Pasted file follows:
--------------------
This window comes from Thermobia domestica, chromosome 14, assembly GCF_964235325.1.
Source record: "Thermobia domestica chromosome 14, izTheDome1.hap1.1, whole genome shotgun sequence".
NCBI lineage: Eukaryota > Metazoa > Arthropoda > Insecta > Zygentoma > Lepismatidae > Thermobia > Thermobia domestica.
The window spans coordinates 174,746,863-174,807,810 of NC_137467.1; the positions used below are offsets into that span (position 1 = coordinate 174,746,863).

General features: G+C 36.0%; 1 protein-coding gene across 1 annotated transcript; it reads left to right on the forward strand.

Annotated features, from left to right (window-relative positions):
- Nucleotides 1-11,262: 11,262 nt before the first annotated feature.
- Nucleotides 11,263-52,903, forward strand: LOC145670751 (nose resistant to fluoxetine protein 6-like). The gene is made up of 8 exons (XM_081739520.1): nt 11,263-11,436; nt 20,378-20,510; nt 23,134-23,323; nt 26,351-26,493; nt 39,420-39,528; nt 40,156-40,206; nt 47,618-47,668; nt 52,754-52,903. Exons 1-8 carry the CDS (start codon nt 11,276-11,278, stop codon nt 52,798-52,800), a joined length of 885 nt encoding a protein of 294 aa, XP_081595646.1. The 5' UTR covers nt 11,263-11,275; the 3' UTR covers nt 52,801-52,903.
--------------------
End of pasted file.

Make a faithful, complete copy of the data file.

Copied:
This window comes from Thermobia domestica, chromosome 14, assembly GCF_964235325.1.
Source record: "Thermobia domestica chromosome 14, izTheDome1.hap1.1, whole genome shotgun sequence".
NCBI lineage: Eukaryota > Metazoa > Arthropoda > Insecta > Zygentoma > Lepismatidae > Thermobia > Thermobia domestica.
The window spans coordinates 174,746,863-174,807,810 of NC_137467.1; the positions used below are offsets into that span (position 1 = coordinate 174,746,863).

General features: G+C 36.0%; 1 protein-coding gene across 1 annotated transcript; it reads left to right on the forward strand.

Annotated features, from left to right (window-relative positions):
- Nucleotides 1-11,262: 11,262 nt before the first annotated feature.
- Nucleotides 11,263-52,903, forward strand: LOC145670751 (nose resistant to fluoxetine protein 6-like). The gene is made up of 8 exons (XM_081739520.1): nt 11,263-11,436; nt 20,378-20,510; nt 23,134-23,323; nt 26,351-26,493; nt 39,420-39,528; nt 40,156-40,206; nt 47,618-47,668; nt 52,754-52,903. Exons 1-8 carry the CDS (start codon nt 11,276-11,278, stop codon nt 52,798-52,800), a joined length of 885 nt encoding a protein of 294 aa, XP_081595646.1. The 5' UTR covers nt 11,263-11,275; the 3' UTR covers nt 52,801-52,903.